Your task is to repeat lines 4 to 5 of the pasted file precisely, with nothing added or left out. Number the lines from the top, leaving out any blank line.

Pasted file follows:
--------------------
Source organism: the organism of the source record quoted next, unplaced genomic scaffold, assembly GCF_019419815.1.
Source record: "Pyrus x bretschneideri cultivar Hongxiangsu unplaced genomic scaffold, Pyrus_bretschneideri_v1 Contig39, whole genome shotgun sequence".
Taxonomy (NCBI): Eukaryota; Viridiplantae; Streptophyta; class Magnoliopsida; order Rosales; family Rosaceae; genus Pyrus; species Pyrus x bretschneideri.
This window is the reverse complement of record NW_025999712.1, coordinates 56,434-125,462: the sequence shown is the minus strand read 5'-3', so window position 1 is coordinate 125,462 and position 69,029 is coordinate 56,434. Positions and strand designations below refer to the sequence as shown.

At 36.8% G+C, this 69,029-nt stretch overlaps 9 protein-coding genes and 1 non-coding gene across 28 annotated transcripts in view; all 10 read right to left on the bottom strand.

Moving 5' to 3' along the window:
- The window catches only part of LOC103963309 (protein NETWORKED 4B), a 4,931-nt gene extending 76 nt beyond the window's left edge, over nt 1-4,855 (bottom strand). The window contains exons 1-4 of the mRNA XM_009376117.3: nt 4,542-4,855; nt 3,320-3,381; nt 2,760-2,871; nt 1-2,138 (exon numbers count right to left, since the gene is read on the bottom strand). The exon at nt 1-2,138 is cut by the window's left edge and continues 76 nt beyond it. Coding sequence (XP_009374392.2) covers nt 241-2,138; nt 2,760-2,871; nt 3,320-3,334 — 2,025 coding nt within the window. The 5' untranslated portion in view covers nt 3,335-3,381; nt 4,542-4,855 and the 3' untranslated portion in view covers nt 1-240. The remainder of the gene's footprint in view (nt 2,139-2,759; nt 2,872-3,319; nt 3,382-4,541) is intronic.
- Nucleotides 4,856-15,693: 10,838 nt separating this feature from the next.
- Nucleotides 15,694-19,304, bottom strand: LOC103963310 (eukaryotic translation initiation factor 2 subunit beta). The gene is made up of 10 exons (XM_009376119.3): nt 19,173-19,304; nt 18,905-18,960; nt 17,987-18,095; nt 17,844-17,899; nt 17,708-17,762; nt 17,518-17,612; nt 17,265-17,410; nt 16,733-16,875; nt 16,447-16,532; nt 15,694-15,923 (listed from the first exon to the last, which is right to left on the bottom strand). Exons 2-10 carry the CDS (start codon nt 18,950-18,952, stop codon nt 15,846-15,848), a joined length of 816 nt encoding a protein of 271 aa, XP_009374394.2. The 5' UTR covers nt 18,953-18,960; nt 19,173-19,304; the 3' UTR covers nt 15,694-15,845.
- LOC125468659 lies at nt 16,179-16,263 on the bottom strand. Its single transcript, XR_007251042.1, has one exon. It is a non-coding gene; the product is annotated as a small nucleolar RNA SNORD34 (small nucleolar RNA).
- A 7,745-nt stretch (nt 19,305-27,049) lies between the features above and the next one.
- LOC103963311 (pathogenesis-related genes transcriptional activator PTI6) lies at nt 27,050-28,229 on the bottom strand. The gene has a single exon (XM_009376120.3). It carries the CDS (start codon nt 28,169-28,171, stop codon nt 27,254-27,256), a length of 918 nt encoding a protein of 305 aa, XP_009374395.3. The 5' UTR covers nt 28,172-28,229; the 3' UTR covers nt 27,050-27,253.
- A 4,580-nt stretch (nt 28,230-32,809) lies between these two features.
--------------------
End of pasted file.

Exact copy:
This window is the reverse complement of record NW_025999712.1, coordinates 56,434-125,462: the sequence shown is the minus strand read 5'-3', so window position 1 is coordinate 125,462 and position 69,029 is coordinate 56,434. Positions and strand designations below refer to the sequence as shown.

At 36.8% G+C, this 69,029-nt stretch overlaps 9 protein-coding genes and 1 non-coding gene across 28 annotated transcripts in view; all 10 read right to left on the bottom strand.